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Reopening of Boardman stations sparks debate



Published: Sat, January 16, 2010 @ 12:00 a.m.

By ELISE FRANCO

efranco@vindy.com

The reopening of two satellite fire stations in the township prompted spirited debate among some residents at Monday’s township trustee meeting.

Though several folks were glad the stations on South Avenue and Shields Road at Lockwood Boulevard will now be staffed full time, they did voice concerns about a lack of manpower.

During the public-comment portion of Monday’s meeting, Fred Hoover of Centervale Avenue said he thinks it’s unsafe to run a fire truck with only two men on board, which is what is likely to happen at each of the satellite stations that reopened last week.

“The [previous] board passed a levy with the promise that laid-off firefighters and police officers would return to duty, but they failed to do so,” he said.

Township Administrator Jason Loree previously said the minimum number of firefighters on duty per shift is eight, putting four at the main station and two at each of the satellite stations. Loree said this is a stipulation in the firefighters’ union contract.

Hoover said he thinks putting only two firefighters on a truck is a disservice to the township. He used a Friday evening fire at a residence on Southwestern Run as an example. Boardman Fire Department called on Western Reserve Joint Fire District and Beaver Fire Department for assistance.

“Mutual-aid in this situation is not like mutual-aid in police operations,” Hoover said. He said the time lost getting the firefighters into their gear, onto the trucks and to the scene is valuable and could be avoided if all three Boardman stations were properly staffed.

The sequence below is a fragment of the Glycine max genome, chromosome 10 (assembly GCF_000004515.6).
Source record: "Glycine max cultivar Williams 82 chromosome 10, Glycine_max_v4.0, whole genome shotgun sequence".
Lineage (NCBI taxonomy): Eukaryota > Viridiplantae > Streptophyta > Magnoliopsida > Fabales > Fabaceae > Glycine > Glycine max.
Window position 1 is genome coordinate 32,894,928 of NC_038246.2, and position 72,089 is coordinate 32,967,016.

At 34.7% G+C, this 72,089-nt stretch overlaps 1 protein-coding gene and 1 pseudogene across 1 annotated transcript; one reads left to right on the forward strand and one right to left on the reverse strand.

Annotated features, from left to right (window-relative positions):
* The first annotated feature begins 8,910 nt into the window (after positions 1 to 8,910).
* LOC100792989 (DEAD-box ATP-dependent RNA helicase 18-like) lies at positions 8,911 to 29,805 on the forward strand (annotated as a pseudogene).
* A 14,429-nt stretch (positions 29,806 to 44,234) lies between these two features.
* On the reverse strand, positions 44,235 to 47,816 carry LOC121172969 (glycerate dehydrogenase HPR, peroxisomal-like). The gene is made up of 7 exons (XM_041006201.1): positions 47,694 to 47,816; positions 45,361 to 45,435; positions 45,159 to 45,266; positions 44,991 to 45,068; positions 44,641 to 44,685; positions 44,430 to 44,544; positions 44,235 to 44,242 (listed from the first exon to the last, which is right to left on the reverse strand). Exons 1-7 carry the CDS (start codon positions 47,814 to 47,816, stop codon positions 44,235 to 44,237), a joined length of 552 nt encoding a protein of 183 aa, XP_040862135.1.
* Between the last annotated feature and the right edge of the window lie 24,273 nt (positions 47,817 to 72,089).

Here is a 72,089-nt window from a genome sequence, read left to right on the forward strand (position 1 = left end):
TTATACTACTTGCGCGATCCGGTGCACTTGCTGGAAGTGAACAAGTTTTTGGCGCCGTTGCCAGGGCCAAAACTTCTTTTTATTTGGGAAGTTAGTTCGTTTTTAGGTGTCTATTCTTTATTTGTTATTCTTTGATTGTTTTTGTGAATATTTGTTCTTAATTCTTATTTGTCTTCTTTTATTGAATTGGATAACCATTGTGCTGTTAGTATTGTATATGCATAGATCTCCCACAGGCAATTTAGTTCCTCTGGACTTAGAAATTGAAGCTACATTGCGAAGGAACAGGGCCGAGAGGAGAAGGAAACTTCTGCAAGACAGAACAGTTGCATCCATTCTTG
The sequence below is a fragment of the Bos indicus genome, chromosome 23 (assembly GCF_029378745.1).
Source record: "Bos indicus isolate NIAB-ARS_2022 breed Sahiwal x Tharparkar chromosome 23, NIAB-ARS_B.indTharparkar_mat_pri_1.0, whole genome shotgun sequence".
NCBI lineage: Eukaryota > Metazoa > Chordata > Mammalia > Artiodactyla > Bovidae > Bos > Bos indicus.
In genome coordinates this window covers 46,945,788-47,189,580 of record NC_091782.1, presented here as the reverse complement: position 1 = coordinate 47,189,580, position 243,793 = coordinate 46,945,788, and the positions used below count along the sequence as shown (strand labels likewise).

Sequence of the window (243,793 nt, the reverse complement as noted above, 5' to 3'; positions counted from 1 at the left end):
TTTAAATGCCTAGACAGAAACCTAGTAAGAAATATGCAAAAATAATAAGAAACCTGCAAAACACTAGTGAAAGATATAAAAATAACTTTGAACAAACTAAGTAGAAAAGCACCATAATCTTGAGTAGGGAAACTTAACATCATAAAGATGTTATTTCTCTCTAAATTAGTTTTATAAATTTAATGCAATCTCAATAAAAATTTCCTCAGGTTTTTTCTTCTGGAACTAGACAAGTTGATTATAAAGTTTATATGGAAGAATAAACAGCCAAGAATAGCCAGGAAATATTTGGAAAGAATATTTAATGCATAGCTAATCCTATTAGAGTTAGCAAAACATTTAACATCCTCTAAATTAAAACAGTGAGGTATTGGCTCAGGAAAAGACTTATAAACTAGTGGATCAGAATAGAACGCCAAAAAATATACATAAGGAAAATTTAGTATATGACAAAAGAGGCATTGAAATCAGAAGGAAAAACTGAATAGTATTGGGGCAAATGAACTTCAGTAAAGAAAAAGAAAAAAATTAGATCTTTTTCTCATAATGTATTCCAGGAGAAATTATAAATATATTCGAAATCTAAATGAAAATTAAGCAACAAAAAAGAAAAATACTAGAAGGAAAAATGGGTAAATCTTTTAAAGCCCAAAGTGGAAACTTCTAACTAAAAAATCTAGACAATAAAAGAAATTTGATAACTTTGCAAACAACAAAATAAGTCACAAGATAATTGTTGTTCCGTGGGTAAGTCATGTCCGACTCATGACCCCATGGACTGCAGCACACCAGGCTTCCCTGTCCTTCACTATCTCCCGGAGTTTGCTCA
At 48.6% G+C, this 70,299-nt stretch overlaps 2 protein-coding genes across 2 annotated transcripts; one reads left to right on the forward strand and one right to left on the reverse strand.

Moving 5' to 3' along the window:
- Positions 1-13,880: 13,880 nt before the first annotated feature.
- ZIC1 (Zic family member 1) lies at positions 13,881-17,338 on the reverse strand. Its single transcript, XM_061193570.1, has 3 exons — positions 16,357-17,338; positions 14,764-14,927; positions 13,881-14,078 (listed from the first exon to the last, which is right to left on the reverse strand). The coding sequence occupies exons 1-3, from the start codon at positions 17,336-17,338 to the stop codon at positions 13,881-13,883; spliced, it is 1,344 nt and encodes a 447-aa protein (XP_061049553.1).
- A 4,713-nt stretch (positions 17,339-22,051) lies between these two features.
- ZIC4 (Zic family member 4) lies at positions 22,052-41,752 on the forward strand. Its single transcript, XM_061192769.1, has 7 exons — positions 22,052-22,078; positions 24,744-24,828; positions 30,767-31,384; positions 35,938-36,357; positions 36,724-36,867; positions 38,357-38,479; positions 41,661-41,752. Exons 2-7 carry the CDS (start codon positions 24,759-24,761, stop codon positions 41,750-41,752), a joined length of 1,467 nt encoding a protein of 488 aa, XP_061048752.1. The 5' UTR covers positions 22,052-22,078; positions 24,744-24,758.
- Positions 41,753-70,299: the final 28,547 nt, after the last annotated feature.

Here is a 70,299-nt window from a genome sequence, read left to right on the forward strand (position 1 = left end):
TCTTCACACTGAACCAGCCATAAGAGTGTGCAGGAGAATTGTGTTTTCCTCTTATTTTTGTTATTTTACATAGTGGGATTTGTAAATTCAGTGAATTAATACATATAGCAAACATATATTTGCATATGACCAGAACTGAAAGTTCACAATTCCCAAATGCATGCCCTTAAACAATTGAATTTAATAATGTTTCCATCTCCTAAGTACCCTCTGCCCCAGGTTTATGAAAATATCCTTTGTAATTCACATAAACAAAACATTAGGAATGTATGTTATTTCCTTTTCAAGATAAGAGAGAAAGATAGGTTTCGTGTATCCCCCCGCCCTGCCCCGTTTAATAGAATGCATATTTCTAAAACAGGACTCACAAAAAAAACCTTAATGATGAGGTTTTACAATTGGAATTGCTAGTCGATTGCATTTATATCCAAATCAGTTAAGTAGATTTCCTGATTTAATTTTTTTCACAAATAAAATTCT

Steven Hierro, a retired Boardman firefighter, said when he first joined the department in 1965, each truck was staffed with one person. He said that was not enough back then, and two per truck is not enough now.

“Three men on a truck is the bare minimum,” Hierro said. “The fire department is like insurance. You’ve got it, but you hope you never have to use it.”

Hierro said the department struggled for years to have two men on the trucks at the outlying stations.

“When these guys started going with three per truck out here, it was great,” he said. “That way, you’ve got two inside and one outside on the pump.”

Not everyone was in favor reopening the satellite stations, however, and felt the trucks should carry even fewer firefighters.

Edward Derose, of Amberwood Trail, said he doesn’t think there’s a need for three fire stations to be open in a community going through financial struggles.

“We need more police, not more fire[fighters],” he said. “We don’t even need that many people on those engines.”

Derose said the township should rehire the laid-off firefighters as policemen instead.

“Make policemen out of them,” he said. “That’s where they belong. We have to stop the crime.”

Hierro, visibly upset with Derose’s statements, said it’s difficult and dangerous for one firefighter to attempt a rescue on his own.

“It’s hell when you pull up to a fire and you don’t know what to do with only one man there.

That’s why we have three men on a truck, and to send a truck out with less is ridiculous.”

efranco@vindy.com


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